The city of Toledo recently agreed to settle a lawsuit filed by Alan Rose over allegations of age discrimination.
The Toledo Law Department is seeking approval to a $67,000 settlement payout to bring an end to a lawsuit filed on behalf of Alan Rose, a former city employee who claims he was unfairly treated based on his age. The Toledo city council is set to make a decision soon. But what happened, exactly? What prompted Rose to file the suit in the first place?
For starters, Rose began working for the city of Toledo back in 1990 in the sewer maintenance department. According to the suit, which was filed in the U.S. District Court Northern District of Ohio in July 2018, Rose retired from his position as a water control room operator in December 2016. At the time, he was 62-years-old.
When the case was first filed, the Equal Employment Opportunity Commission determined that no incident of age discrimination had occurred, according to Terry Green, senior attorney with the city law department. However, as the case progressed through the court system, “city attorneys determined that the settlement, which includes Mr. Rose being rehired by the city, was the best course of action for Toledo.”
The alleged discrimination began around March 25, 2017, when the city began the hiring process for three positions, including Rose’s “former position of water control room operator, according to the complaint.” Rose ended up applying for his old position, as well as a “different position with the city related to wastewater treatment.” The suit argued that the “contract between the city and Mr. Rose’s union entitled Mr. Rose to preferential hiring status.”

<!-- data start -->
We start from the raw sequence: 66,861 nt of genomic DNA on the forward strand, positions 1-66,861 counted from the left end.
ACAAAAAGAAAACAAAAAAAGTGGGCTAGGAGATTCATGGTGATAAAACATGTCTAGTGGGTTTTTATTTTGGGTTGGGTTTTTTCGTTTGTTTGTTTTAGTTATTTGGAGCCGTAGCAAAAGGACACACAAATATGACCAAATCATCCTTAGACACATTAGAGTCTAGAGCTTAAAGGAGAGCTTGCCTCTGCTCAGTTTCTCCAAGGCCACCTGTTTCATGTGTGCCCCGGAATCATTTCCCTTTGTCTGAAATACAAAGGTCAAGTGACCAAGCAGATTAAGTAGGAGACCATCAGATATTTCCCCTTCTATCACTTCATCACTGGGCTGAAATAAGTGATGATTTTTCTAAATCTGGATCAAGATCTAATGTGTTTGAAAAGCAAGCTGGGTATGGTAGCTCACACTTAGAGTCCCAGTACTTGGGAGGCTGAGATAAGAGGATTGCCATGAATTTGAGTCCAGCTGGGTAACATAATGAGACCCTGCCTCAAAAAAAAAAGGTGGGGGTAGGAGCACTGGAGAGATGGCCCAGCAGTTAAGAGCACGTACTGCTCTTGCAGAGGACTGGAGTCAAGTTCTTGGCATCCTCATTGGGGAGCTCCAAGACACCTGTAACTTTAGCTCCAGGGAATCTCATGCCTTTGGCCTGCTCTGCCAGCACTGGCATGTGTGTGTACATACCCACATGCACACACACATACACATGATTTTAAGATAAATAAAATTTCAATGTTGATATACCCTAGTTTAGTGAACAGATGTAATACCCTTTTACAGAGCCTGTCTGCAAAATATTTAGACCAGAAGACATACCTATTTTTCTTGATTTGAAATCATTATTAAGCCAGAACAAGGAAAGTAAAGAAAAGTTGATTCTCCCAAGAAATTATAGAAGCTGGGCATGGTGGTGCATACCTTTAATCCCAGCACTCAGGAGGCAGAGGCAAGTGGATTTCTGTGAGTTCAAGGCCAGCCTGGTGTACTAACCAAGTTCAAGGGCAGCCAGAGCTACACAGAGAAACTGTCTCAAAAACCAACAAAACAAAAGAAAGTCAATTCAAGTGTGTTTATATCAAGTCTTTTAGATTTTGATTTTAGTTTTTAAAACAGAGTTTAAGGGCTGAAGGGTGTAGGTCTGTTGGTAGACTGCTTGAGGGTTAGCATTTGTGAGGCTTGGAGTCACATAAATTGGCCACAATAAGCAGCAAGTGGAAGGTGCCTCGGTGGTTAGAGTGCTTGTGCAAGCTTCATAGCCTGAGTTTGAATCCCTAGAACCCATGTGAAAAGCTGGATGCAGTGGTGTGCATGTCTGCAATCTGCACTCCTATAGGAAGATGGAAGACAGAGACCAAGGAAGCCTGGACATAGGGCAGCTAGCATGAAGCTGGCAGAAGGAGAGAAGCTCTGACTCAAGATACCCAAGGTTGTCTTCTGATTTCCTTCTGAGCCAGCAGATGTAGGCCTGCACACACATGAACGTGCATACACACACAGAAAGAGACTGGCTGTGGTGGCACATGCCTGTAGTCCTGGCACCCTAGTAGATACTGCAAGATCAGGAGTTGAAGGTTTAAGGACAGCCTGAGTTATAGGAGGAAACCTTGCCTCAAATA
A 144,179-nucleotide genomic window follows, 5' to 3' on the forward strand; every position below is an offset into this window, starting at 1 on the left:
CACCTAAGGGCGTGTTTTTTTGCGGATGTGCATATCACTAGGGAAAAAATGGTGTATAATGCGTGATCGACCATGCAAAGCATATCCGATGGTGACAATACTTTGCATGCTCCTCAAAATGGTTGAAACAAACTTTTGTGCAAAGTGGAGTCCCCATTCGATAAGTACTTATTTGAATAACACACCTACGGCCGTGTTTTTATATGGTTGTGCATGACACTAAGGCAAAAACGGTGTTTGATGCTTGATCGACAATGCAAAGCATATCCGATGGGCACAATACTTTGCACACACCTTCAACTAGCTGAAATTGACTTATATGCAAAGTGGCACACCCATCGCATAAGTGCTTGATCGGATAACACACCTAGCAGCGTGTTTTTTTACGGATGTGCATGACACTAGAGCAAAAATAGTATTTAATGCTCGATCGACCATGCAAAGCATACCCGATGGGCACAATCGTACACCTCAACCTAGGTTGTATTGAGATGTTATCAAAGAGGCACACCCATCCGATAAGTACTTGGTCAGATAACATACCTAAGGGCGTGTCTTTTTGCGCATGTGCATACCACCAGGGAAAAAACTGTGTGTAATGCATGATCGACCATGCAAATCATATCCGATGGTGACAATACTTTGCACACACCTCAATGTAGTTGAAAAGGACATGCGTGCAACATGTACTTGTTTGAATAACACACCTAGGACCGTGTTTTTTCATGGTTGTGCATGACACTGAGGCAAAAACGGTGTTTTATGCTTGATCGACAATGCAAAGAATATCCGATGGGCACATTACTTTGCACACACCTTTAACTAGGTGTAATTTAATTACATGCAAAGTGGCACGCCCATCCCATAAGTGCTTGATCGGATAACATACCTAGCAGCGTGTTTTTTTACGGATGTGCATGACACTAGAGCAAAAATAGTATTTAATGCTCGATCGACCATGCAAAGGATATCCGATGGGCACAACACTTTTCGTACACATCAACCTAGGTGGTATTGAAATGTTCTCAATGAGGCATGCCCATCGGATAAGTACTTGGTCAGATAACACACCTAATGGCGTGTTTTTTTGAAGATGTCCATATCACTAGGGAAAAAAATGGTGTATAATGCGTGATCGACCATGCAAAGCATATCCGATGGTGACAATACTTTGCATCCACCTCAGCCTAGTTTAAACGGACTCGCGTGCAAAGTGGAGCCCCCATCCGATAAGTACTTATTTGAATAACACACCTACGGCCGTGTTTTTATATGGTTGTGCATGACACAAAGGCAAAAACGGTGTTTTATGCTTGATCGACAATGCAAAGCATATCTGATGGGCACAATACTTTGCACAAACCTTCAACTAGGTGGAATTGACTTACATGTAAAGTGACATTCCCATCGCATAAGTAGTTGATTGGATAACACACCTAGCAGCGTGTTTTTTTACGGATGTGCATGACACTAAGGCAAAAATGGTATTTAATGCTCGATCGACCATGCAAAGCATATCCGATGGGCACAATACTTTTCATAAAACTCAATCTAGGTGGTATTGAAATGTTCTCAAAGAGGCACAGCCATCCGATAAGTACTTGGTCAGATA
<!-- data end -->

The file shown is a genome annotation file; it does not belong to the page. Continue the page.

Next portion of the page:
Eventually, he was offered the wastewater job, “but was told to wait a couple of weeks for the water control room operator job, his old position.” During that time, the “wastewater job was rescinded and he never heard anything more about the other job.” To make matters worse, Rose learned that, in late 2017 and early 2018, “the city hired two significantly younger individuals who had no previous work history with the City of Toledo as water control room operators,” according to the suit. When Rose’s suit was filed, “one of the water control room positions was still open.”
According to Green, some of the $67,000 settlement payout will cover back pay for Rose “dated to when the job was available and his attorney fees.” Additionally, Rose will be “rehired in his former position, and the city makes no admission to violating state or federal laws.” Furthermore, the settlement includes “corrections to ensure that this doesn’t happen again,” Green said. However, details of those corrections remain unknown.